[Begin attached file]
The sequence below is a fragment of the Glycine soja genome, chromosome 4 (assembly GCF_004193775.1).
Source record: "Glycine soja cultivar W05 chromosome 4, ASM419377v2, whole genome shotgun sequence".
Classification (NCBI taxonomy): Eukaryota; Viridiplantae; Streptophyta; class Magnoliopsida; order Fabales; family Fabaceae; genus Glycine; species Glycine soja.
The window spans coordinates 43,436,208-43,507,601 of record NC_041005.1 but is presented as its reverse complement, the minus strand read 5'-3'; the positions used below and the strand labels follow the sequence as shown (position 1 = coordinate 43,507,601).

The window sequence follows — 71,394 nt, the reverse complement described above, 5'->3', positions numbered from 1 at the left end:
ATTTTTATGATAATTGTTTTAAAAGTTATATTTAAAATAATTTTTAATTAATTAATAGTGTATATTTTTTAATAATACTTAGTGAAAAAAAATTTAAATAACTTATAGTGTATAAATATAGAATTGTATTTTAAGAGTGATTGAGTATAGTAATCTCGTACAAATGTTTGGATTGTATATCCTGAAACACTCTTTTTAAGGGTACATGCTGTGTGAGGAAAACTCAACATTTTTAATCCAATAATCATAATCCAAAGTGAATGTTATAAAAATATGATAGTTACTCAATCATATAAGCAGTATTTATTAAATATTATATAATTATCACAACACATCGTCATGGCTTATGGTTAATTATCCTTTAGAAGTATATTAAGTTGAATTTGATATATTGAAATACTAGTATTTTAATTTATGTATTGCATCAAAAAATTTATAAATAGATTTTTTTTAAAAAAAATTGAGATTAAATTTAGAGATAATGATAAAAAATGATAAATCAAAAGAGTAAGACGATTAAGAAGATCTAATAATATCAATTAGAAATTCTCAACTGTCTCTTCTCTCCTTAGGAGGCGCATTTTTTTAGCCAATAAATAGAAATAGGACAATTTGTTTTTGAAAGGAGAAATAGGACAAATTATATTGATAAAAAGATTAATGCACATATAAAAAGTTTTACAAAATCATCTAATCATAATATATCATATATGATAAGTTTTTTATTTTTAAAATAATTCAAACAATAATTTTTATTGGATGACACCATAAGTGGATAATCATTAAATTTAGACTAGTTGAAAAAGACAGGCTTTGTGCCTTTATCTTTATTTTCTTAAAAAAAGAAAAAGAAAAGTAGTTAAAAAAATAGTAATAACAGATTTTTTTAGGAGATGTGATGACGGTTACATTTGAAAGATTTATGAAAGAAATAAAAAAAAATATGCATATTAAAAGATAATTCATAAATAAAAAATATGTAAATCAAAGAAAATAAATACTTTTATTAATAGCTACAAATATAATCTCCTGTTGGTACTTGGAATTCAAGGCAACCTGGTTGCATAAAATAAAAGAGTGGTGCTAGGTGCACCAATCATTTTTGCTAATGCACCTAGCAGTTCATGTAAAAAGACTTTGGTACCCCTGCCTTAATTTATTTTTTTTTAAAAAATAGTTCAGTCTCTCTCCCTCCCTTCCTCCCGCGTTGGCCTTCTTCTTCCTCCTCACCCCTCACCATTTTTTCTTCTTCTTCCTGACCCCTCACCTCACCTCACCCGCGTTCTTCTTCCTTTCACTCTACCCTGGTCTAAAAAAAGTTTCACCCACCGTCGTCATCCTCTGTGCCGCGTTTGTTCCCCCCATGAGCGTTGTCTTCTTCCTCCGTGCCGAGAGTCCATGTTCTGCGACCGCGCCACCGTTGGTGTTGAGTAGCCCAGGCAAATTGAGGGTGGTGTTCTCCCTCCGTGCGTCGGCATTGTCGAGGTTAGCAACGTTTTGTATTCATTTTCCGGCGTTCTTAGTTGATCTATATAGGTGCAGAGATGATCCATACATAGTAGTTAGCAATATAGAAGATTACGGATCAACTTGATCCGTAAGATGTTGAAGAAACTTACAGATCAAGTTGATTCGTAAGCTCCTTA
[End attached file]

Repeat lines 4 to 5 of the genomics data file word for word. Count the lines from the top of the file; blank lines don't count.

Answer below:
The window spans coordinates 43,436,208-43,507,601 of record NC_041005.1 but is presented as its reverse complement, the minus strand read 5'-3'; the positions used below and the strand labels follow the sequence as shown (position 1 = coordinate 43,507,601).

The window sequence follows — 71,394 nt, the reverse complement described above, 5'->3', positions numbered from 1 at the left end: